Extracellular Vesicles (EVs); Basic Science, Clinical Relevance and Applications
Cell Biology
Volume 2, Issue 6, November 2014, Pages: 60-71
Received: Nov. 29, 2014; Accepted: Dec. 16, 2014; Published: Dec. 22, 2014
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Authors
Wael Nassar, Department of Nephrology, Sahel Teaching Hospital, General Organization of Teaching Hospitals and Institutes (GOTHI), Cairo, Egypt ; Department of Nephrology, Kidney Transplantation Unit, October Six University Hospitals, Cairo, Egypt
Mervat El-Ansary, Department of Clinical Pathology, Stem Cell Unit, Faculty of Medicine, Cairo University, Cairo, Egypt
Mostafa Abdel Aziz, Department of Nephrology, Kidney Transplantation Unit, October Six University Hospitals, Cairo, Egypt
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Abstract
All types of cells of eukaryotic organisms produce and release small Nano-vesicles into their extracellular environment. Early studies have described these vesicles as “garbage bags” only to remove obsolete cellular molecules. Valadi and coworkers, in 2007, was the first who discovered the capability of circulating EVs to horizontally transfer functioning gene information between cells. These extra cellular vesicles express components responsible for angiogenesis promotion, stromal remodeling, chemo-resistance, genetic exchange and signaling pathway activation through growth factor/receptor transfer. Extracellular vesicles (EVs) represent an important mode of intercellular communication by serving as vehicles for transfer between cells of membrane and cytosolic proteins, lipids, signaling proteins and RNAs. They contribute to physiology and pathology, and they have a myriad of potential clinical applications in health and disease. Moreover, vesicles can pass the blood-brain barrier and may perhaps even be considered as naturally occurring liposomes. These cell-derived extracellular vesicles not only to represent a central mediator of the disease microenvironment, but their presence in the peripheral circulation may serve as a surrogate for disease biopsies, enabling real-time diagnosis and disease monitoring. In this review, we’ll be addressing the characteristics of different types and the clinical relevance of these extracellular EVs and their potentials as diagnostic markers as well as defining therapeutic options.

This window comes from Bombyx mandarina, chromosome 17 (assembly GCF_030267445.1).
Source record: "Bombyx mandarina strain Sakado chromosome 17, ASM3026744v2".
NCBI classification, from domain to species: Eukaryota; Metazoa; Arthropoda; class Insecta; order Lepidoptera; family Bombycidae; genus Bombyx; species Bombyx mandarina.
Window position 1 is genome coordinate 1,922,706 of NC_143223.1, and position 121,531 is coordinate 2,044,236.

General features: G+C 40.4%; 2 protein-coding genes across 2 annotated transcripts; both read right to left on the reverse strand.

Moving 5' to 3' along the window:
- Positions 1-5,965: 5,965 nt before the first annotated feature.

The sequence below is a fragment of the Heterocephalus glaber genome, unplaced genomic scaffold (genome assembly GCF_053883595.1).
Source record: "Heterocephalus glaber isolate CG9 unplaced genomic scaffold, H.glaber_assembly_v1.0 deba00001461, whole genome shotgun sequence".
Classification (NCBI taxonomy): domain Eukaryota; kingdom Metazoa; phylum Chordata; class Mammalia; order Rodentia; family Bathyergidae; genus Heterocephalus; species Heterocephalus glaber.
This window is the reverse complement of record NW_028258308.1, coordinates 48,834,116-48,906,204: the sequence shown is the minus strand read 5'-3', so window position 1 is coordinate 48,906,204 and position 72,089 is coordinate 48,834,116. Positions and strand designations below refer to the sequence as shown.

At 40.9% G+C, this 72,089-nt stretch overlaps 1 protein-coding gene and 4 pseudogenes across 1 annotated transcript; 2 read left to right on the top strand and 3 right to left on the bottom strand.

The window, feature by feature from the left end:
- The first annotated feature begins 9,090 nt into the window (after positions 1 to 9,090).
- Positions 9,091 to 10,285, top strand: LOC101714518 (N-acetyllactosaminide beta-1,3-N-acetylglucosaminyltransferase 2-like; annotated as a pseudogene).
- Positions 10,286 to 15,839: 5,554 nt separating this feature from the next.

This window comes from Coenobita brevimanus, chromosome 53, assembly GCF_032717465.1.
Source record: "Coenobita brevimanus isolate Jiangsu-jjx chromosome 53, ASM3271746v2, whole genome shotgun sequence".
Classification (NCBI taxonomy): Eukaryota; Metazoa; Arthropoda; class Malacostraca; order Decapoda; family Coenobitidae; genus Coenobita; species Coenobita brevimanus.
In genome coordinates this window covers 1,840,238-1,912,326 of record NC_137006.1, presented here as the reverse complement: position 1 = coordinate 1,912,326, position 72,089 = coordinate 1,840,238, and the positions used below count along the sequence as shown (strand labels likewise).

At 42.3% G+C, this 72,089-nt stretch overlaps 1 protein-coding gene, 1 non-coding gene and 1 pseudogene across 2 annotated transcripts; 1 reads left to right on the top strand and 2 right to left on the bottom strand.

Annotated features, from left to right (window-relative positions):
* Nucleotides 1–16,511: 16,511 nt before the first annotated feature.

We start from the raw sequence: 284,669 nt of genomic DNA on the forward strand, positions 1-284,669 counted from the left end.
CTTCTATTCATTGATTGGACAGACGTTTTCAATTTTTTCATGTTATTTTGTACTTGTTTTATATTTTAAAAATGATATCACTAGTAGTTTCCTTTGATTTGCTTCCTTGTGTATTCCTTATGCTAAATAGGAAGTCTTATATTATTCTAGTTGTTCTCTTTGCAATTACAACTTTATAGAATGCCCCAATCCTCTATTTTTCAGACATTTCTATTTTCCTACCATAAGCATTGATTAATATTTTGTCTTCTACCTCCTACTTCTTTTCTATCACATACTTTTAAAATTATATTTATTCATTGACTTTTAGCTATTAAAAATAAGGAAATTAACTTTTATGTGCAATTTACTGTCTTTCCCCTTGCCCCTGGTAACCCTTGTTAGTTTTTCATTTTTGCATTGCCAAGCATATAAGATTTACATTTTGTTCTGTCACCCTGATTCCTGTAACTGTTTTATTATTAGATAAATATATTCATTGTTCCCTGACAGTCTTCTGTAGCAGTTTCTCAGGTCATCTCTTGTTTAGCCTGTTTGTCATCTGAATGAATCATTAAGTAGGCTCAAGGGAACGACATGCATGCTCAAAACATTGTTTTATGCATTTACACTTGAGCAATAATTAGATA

Keywords
Extracellular Vesicles (EVs), Exosomes, Horizontal Gene Transfer (HGT), Microvesicles (MVs)
To cite this article
Wael Nassar, Mervat El-Ansary, Mostafa Abdel Aziz, Extracellular Vesicles (EVs); Basic Science, Clinical Relevance and Applications, Cell Biology. Vol. 2, No. 6, 2014, pp. 60-71. doi: 10.11648/j.cb.20140206.12
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